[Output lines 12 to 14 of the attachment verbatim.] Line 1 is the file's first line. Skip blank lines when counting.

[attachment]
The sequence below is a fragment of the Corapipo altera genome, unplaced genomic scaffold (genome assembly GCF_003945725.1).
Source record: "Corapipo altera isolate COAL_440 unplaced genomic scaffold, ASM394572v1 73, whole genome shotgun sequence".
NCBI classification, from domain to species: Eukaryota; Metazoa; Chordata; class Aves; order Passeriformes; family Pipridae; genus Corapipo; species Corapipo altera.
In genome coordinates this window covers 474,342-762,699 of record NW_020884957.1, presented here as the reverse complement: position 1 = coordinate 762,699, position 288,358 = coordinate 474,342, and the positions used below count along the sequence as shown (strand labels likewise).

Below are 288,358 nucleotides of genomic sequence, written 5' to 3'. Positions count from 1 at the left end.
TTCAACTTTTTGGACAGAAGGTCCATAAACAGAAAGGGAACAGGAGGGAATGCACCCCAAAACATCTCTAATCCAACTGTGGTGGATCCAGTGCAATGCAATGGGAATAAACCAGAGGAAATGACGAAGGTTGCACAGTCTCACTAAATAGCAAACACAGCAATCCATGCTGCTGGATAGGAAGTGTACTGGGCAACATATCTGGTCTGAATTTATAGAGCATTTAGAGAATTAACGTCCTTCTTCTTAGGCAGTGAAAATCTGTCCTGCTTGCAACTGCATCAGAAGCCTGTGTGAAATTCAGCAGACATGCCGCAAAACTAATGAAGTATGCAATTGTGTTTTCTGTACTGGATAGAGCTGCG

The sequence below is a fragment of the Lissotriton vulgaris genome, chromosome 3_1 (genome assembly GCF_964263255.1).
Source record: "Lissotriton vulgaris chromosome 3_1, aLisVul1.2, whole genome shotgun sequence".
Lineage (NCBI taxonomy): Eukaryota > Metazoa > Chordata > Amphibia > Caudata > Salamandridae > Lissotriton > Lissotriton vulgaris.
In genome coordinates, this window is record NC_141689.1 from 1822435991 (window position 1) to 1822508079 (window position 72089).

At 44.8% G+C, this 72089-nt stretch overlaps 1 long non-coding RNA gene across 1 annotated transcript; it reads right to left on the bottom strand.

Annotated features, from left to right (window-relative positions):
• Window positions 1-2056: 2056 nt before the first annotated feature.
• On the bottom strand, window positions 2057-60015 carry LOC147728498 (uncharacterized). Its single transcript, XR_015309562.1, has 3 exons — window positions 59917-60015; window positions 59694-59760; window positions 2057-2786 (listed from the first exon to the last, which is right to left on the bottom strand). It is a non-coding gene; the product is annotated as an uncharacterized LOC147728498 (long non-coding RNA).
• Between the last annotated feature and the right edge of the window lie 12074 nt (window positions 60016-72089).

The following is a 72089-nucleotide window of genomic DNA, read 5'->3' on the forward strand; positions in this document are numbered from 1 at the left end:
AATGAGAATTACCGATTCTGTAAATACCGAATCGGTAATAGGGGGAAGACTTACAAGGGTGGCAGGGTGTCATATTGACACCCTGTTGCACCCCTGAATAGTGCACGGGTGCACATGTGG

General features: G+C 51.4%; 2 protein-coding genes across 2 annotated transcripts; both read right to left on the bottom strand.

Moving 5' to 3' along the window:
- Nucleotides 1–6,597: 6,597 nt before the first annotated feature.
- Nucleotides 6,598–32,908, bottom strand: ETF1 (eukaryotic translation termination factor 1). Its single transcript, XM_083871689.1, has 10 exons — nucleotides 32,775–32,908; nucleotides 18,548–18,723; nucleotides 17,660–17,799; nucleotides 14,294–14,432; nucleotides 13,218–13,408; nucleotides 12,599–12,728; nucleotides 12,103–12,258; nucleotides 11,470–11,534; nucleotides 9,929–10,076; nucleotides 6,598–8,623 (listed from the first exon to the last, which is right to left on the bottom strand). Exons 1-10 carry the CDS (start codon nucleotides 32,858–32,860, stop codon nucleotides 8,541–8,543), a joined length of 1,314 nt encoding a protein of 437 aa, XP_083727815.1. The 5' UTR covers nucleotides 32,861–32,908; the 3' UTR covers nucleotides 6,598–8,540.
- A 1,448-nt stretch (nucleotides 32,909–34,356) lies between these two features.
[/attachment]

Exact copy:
Annotated features, from left to right (window-relative positions):
• Window positions 1-2056: 2056 nt before the first annotated feature.
• On the bottom strand, window positions 2057-60015 carry LOC147728498 (uncharacterized). Its single transcript, XR_015309562.1, has 3 exons — window positions 59917-60015; window positions 59694-59760; window positions 2057-2786 (listed from the first exon to the last, which is right to left on the bottom strand). It is a non-coding gene; the product is annotated as an uncharacterized LOC147728498 (long non-coding RNA).